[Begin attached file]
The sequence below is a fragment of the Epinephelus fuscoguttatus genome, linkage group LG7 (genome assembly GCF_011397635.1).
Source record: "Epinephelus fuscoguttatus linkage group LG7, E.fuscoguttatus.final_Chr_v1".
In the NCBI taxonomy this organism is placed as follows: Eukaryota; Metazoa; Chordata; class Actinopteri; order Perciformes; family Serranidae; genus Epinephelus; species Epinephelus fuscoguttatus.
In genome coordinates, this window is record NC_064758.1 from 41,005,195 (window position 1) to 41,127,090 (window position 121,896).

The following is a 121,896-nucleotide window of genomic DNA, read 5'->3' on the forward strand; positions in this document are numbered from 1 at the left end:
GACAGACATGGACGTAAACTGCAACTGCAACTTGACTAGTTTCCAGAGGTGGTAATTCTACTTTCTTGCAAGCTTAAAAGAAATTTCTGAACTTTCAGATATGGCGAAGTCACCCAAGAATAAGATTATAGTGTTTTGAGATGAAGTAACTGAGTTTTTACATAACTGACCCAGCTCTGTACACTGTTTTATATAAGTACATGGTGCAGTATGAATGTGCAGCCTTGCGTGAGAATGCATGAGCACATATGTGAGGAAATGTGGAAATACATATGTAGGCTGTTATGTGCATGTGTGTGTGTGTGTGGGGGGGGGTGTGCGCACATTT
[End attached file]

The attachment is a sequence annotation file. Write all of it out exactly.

The sequence below is a fragment of the Epinephelus fuscoguttatus genome, linkage group LG7 (genome assembly GCF_011397635.1).
Source record: "Epinephelus fuscoguttatus linkage group LG7, E.fuscoguttatus.final_Chr_v1".
In the NCBI taxonomy this organism is placed as follows: Eukaryota; Metazoa; Chordata; class Actinopteri; order Perciformes; family Serranidae; genus Epinephelus; species Epinephelus fuscoguttatus.
In genome coordinates, this window is record NC_064758.1 from 41,005,195 (window position 1) to 41,127,090 (window position 121,896).

The following is a 121,896-nucleotide window of genomic DNA, read 5'->3' on the forward strand; positions in this document are numbered from 1 at the left end:
GACAGACATGGACGTAAACTGCAACTGCAACTTGACTAGTTTCCAGAGGTGGTAATTCTACTTTCTTGCAAGCTTAAAAGAAATTTCTGAACTTTCAGATATGGCGAAGTCACCCAAGAATAAGATTATAGTGTTTTGAGATGAAGTAACTGAGTTTTTACATAACTGACCCAGCTCTGTACACTGTTTTATATAAGTACATGGTGCAGTATGAATGTGCAGCCTTGCGTGAGAATGCATGAGCACATATGTGAGGAAATGTGGAAATACATATGTAGGCTGTTATGTGCATGTGTGTGTGTGTGTGGGGGGGGGTGTGCGCACATTT